DANCE AT 30 FRAMES/SECOND: There's "a new kind of dance-on-screen genre, a hybrid. In these experimental works, the word 'dance' expands to all manner of movement: nuns who somersault across seats on a moving train, men who wrestle like bulls in a cow pasture, and a romantic duet between a man and a large earth-moving vehicle. Over and over, its not just a person's performance, but also the camera's dance that draws in the viewer." Los Angeles Times 04/07/02

HOPE FOR THE FUTURE: The Boston Ballet has been in turmoil for the last several years, and incoming artistic director Mikko Nissinen appeared to leap right into the fray a week ago, when he fired a number of the company's top dancers. But next year's season has been announced, and a refreshing departure from the norm is in store. "The Ballet's seasons have traditionally opened with a full-length, name-brand classic, the thinking being that those are the works that are big at the box office. Not this year. The opening program features two modern masterworks along with a world premiere by Jorma Elo." Boston Globe 04/03/02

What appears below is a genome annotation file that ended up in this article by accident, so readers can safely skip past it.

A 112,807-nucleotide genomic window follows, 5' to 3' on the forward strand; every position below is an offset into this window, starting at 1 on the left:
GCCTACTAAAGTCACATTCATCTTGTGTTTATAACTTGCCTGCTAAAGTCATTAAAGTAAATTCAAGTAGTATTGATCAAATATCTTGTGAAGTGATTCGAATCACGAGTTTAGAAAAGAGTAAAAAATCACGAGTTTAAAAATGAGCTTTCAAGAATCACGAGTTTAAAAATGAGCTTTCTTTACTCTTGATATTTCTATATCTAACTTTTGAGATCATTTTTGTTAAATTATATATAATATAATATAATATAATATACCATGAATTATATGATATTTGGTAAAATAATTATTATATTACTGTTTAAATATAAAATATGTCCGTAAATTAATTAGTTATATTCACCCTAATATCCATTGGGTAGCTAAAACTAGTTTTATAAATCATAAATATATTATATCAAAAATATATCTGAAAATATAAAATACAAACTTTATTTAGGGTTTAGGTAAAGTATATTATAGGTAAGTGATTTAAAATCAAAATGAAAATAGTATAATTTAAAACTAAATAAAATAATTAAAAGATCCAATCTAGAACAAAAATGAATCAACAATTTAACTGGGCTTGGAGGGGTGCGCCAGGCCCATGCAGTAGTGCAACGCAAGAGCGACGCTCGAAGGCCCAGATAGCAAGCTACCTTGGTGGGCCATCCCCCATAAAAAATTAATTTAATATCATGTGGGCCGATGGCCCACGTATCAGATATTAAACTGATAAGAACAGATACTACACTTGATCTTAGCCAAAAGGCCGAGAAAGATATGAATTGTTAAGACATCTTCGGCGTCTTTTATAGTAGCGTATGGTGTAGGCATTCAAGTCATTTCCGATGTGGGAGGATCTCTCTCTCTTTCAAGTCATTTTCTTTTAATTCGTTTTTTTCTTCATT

BETWEEN DANCE AND ATHLETICS: Why do we celebrate figure skaters as stars, but not our dancers? "The figure skater embodies one half of our nation's soul: the individual. Because most dancers start out in the corps, because stardom comes later and unexpectedly, if at all, the dancer evokes the other half: the community. They have distinctly opposite missions. The athlete strives for that all-or-nothing moment in the Olympics' finals. As Michelle Kwan learned so painfully, a flub that one night can wipe out all the perfection in practice. Though a dancer's career is short, until retirement, he or she always has one more night, one more performance, often seven or eight each week." Chicago Tribune 03/31/02